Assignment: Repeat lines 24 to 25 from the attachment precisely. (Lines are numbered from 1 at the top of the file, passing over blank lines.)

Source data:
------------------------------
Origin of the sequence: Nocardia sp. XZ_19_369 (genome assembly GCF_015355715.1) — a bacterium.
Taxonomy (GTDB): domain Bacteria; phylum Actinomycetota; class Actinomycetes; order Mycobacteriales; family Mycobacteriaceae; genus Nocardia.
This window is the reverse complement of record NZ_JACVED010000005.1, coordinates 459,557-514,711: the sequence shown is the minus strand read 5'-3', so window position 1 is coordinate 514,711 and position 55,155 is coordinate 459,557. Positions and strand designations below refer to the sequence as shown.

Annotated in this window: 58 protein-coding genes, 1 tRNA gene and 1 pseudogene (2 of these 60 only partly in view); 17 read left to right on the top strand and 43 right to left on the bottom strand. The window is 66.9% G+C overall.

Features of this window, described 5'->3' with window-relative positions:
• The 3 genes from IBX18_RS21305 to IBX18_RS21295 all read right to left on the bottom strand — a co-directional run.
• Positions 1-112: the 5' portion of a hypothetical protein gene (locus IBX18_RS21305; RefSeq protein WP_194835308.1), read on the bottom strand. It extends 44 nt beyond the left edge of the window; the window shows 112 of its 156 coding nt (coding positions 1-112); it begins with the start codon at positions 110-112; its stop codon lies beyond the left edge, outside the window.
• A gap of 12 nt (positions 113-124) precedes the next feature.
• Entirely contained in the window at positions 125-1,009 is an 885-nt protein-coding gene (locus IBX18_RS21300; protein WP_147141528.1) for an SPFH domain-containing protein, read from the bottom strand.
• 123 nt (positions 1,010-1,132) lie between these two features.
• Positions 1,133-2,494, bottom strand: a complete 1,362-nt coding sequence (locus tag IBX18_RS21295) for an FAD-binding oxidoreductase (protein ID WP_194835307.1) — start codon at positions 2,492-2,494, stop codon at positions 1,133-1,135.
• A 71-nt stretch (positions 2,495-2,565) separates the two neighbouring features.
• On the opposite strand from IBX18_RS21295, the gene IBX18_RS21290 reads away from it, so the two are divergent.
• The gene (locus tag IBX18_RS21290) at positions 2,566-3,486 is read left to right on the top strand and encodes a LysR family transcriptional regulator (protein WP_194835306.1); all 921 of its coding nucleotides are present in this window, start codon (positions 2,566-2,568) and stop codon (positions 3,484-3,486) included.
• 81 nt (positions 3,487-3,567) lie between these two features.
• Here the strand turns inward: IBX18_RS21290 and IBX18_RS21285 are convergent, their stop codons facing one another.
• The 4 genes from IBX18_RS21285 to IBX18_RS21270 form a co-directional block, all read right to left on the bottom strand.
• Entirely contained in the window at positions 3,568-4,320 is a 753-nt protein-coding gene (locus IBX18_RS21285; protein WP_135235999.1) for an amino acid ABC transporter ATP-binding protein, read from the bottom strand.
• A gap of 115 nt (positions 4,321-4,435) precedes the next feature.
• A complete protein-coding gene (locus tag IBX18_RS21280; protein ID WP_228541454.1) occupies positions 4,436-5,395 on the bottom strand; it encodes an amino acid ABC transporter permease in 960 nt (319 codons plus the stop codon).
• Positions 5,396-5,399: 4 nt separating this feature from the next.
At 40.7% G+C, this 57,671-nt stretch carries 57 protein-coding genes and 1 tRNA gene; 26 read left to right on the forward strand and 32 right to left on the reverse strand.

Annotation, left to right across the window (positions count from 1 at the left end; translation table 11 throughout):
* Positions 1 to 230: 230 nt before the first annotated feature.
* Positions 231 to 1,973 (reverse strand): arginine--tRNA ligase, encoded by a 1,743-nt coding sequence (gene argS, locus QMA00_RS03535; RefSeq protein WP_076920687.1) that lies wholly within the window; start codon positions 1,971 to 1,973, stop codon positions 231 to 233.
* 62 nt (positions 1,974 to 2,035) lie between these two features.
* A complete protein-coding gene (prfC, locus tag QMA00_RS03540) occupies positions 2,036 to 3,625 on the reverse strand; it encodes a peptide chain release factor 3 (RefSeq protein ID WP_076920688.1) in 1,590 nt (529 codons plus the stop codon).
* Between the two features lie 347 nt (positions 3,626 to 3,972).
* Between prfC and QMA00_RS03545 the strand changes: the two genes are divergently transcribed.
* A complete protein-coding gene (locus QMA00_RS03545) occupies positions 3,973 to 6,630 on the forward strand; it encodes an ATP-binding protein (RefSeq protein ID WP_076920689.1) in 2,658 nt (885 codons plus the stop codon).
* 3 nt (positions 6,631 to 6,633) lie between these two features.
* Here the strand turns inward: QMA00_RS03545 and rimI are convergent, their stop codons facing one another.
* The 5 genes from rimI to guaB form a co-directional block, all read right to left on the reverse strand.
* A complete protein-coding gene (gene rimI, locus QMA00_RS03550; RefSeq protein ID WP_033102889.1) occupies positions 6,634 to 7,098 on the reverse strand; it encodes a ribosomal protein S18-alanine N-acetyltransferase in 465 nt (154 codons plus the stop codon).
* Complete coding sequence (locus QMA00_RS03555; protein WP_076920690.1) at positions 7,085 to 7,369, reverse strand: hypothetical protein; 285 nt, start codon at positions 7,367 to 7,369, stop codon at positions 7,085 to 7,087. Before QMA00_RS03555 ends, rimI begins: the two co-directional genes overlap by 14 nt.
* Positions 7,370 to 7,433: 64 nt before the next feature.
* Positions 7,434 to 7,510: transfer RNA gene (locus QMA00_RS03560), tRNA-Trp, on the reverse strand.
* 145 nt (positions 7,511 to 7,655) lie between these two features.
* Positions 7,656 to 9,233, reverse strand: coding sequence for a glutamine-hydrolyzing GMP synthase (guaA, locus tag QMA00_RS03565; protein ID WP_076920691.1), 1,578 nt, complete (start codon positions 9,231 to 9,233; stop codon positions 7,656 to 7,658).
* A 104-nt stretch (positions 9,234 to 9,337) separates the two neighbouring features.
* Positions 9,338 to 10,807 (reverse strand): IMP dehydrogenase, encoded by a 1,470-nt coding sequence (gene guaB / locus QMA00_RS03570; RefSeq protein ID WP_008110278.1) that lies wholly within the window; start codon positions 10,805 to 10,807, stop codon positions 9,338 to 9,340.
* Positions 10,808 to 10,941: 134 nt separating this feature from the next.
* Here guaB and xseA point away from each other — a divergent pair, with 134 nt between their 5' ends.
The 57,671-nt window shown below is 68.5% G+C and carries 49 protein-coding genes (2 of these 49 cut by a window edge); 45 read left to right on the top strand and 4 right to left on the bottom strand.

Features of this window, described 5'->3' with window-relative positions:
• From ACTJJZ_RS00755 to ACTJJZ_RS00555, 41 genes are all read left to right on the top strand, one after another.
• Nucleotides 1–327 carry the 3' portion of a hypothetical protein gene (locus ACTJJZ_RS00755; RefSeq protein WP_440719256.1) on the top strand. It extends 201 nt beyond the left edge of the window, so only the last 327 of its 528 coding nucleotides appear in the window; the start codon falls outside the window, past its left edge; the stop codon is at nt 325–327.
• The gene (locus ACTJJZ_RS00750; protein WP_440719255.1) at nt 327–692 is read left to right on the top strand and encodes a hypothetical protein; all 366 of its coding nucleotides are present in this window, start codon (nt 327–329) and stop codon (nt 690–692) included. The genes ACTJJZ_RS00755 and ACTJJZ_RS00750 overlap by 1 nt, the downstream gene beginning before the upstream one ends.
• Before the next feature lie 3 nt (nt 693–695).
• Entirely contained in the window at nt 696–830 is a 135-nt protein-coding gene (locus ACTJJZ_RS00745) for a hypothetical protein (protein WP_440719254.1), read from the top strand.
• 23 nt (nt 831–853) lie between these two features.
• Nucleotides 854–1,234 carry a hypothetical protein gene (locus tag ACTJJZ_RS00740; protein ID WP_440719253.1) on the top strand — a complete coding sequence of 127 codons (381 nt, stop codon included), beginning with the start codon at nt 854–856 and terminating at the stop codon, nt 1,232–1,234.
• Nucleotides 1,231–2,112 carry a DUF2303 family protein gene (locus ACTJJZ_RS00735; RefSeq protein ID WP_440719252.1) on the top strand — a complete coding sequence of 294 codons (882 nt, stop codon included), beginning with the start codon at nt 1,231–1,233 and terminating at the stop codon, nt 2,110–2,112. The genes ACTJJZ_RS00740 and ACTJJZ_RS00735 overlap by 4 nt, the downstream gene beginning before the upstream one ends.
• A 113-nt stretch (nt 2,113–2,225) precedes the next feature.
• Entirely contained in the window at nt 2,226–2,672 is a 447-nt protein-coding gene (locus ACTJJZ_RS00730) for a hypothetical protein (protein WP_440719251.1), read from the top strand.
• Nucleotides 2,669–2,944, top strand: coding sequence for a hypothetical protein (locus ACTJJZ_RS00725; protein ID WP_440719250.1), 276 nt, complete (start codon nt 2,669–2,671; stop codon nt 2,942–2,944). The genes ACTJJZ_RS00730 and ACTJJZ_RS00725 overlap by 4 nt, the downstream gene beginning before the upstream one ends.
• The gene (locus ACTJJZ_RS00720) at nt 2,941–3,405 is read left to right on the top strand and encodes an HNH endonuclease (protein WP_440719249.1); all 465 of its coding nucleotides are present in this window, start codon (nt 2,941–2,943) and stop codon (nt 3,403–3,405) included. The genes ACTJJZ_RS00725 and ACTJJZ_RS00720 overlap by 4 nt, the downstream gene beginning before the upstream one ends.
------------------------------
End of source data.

* Positions 1 to 230: 230 nt before the first annotated feature.
* Positions 231 to 1,973 (reverse strand): arginine--tRNA ligase, encoded by a 1,743-nt coding sequence (gene argS, locus QMA00_RS03535; RefSeq protein WP_076920687.1) that lies wholly within the window; start codon positions 1,971 to 1,973, stop codon positions 231 to 233.